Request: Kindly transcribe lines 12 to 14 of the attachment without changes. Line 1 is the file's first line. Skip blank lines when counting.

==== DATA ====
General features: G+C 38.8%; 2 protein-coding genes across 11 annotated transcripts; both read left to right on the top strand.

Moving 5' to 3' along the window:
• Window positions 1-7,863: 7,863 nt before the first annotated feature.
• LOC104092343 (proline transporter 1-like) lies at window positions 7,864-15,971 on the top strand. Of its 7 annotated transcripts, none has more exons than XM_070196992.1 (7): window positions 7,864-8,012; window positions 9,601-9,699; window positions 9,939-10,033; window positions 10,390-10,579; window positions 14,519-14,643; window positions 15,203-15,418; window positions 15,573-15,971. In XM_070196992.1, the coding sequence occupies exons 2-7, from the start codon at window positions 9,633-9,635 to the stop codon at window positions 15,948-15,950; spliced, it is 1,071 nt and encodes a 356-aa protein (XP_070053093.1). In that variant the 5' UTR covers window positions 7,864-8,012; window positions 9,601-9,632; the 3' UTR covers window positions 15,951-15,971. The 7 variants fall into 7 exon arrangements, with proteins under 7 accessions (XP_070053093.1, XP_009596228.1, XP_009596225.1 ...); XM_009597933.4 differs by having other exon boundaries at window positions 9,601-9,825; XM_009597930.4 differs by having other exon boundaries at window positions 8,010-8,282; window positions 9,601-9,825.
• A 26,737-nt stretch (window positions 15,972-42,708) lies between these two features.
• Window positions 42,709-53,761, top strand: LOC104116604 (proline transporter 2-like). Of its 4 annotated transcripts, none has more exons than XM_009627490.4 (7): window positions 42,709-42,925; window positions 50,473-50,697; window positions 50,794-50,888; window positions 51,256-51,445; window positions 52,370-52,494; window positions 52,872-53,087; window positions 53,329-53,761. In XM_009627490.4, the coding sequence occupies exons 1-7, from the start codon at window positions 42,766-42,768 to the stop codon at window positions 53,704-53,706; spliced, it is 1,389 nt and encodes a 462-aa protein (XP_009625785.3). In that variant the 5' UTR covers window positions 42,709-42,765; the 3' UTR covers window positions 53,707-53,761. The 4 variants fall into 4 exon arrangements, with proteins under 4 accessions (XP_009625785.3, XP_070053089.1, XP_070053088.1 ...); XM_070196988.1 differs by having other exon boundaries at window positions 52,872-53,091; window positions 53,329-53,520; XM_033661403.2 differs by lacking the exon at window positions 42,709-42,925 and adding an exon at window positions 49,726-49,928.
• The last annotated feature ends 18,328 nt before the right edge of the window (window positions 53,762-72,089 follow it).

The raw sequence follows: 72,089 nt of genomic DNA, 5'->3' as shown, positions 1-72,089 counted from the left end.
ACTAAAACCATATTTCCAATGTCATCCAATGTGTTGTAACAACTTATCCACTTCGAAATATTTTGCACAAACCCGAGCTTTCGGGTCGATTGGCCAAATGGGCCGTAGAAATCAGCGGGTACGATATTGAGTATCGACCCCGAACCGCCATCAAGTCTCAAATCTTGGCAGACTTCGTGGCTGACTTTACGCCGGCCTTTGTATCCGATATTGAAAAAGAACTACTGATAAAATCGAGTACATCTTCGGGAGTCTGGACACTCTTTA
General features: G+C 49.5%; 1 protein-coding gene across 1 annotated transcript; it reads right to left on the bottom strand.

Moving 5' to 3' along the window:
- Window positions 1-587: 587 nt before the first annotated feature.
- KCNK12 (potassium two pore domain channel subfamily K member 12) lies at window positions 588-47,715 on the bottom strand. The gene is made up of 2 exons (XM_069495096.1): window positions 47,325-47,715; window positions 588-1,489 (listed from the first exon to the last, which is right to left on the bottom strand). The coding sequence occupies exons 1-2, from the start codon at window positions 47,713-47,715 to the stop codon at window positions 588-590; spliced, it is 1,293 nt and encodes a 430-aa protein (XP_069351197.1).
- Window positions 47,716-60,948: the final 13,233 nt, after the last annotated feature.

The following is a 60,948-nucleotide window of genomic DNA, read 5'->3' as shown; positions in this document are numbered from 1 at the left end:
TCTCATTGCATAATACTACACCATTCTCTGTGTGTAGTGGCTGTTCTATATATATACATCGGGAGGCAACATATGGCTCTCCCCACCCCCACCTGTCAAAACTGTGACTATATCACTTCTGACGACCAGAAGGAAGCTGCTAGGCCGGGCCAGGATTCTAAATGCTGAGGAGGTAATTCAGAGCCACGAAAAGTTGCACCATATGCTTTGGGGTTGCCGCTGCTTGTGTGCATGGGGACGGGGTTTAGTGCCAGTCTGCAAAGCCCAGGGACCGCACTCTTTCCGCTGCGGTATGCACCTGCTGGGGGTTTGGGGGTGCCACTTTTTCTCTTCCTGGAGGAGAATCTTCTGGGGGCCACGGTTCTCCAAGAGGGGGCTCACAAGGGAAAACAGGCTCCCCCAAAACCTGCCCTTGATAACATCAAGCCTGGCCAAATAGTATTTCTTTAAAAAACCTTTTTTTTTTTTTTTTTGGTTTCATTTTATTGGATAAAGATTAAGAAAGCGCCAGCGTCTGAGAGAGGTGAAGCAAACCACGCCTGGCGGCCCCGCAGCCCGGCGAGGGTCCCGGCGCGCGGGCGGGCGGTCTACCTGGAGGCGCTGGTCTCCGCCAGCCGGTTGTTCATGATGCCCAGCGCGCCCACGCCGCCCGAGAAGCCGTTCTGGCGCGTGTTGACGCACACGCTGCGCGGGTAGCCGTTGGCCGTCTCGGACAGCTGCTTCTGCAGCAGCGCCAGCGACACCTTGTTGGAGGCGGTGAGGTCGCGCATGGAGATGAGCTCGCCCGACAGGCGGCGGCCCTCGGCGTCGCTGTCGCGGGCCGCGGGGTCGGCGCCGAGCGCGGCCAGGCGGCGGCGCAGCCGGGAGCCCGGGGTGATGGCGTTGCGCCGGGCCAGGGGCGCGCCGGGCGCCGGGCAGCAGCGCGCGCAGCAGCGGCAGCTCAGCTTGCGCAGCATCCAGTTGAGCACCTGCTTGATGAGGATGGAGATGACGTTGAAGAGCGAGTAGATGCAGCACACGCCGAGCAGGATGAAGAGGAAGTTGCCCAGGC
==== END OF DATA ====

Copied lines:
- Window positions 1-587: 587 nt before the first annotated feature.
- KCNK12 (potassium two pore domain channel subfamily K member 12) lies at window positions 588-47,715 on the bottom strand. The gene is made up of 2 exons (XM_069495096.1): window positions 47,325-47,715; window positions 588-1,489 (listed from the first exon to the last, which is right to left on the bottom strand). The coding sequence occupies exons 1-2, from the start codon at window positions 47,713-47,715 to the stop codon at window positions 588-590; spliced, it is 1,293 nt and encodes a 430-aa protein (XP_069351197.1).
- Window positions 47,716-60,948: the final 13,233 nt, after the last annotated feature.